Troy Warren for CNT #Celebrations



On November 26th, National Cake Day delivers a scrumptious treat for everyone to enjoy! Slide over pie, this day cake takes center stage as the dessert of choice. On most birthdays, the cake is topped with candles no matter their age. Showers, weddings, retirements and anniversaries, cake serves up a slice or two. Add ice cream, and you have America’s top favorite desserts in the same dish!

Whether it’s a shapely bundt cake (celebrated on November 15) or the less curvaceous sheet cake, these sweet layered, frosting-covered, or fondant-decorated works of art scream celebration! Made from scratch, a box or picked up from the bakery, a cake sends a sweet message. They also come in many combinations and flavors, too. 

No one can know how many. There are countless cake recipes. Some are even bread-like, others rich and elaborate, and many still are centuries old. Of Viking origin, the word cake is derived from Old Norse “kaka.” At that time, a cake’s texture was more like gingerbread due to the availability of refined ingredients. 

Cakes typically contain a combination of flour, sugar, eggs, and butter or oil. Additionally, some variety of liquid, such as milk or water, creates a batter. A leavening agent such as yeast or baking powder helps the cake rise. Flavorful ingredients are often added, for example, chopped nuts, fresh, candied or dried fruit, fruit purees, or extracts. Though we commonly think of cake with frosting or icing, many cakes can be enjoyed with just fruit or other toppings.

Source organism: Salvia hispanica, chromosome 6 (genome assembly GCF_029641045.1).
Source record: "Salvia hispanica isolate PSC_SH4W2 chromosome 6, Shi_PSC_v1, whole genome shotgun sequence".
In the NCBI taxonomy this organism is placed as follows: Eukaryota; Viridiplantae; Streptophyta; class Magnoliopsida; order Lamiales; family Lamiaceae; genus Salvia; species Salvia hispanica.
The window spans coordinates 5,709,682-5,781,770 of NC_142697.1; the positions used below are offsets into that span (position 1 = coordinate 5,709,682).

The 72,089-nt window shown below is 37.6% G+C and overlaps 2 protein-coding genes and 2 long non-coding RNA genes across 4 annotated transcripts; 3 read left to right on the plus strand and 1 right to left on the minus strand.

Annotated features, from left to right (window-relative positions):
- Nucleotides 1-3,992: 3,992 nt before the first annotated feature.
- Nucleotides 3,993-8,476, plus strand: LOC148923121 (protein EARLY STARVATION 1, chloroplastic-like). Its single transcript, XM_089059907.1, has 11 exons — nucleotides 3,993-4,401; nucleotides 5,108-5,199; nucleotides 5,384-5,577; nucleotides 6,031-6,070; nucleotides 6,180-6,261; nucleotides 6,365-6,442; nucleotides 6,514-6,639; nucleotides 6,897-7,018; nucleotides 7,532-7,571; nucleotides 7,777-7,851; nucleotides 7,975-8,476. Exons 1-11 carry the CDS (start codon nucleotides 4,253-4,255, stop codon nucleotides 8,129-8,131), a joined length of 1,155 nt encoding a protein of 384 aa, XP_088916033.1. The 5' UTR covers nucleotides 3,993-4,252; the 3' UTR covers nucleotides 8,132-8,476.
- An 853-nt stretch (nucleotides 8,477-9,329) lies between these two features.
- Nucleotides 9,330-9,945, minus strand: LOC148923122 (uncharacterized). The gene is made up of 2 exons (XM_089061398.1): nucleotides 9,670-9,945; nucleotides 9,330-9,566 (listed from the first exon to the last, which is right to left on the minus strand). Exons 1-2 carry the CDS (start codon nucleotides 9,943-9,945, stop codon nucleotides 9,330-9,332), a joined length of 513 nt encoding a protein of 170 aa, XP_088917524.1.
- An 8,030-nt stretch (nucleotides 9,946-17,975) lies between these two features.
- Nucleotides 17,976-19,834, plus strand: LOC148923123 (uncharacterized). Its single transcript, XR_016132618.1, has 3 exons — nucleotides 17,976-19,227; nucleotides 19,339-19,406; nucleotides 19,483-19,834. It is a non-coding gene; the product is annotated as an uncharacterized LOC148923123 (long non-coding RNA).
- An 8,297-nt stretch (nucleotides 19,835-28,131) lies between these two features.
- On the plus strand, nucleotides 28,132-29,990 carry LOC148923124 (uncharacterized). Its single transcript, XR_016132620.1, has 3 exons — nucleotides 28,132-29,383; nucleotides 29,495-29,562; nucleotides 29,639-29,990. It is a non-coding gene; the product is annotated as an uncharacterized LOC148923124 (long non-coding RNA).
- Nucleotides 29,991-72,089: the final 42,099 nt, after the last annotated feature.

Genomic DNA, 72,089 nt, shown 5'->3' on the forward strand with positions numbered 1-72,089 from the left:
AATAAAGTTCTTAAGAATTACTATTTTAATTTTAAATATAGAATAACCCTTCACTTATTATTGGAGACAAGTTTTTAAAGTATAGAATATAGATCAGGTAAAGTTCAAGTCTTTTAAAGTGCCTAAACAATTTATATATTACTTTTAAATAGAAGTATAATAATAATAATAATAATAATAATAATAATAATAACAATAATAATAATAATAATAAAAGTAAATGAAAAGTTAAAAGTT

HOW TO OBSERVE #NationalCakeDay

Grab the flour and cake pans. Get dusted up and warm the house with love. Decorate and frost them. And then, deliver it to a family gathering. You know you’ll wow them with their favorite. Cream cheese frosting, buttercream or icing. What’s your favorite? Here are a few delicious favorites.

  • Black Forest Cake
  • Lemon Pudding Cakes
  • Zucchini Cake
  • Pineapple Pudding Cake

Use #NationalCakeDay to post on social media.

Cake FAQ

Q. Why does the cake recipe say to use room-temperature eggs?
A. Cold eggs bring down the temperature of the other ingredients in the cake. For example, if you add cold eggs to a butter and sugar mixture, the butter will firm up into clumps. The eggs and butter (or other ingredients) won’t distribute evenly throughout the cake batter affecting the final texture. The cake may also take longer to bake if cold eggs are used.

Q. I forgot to set my eggs out. What’s a quick way to warm them?
A. Place the eggs in a bowl of warm (not hot) water for 2-3 minutes.

Q. How do I know if my cake is done in the middle?
A. Nobody wants an underdone or overdone cake. There are several ways to test your cake for doneness.

  • Use a cake tester. This is a handy kitchen tool that looks like a long metal skewer. Insert the tester into the center of the cake and remove it. If it comes out clean, the cake is done. If there is better or undercooked crumbs, let the cake bake a little longer. You can also use a toothpick in the same way.
  • Test for springiness. A cake will spring back when gently pressed on the top. It will be soft, but not jiggly.
  • The edges begin to pull away from the sides and a light crust begins to form along the sides.

In Other NEWS


By Troy Warren

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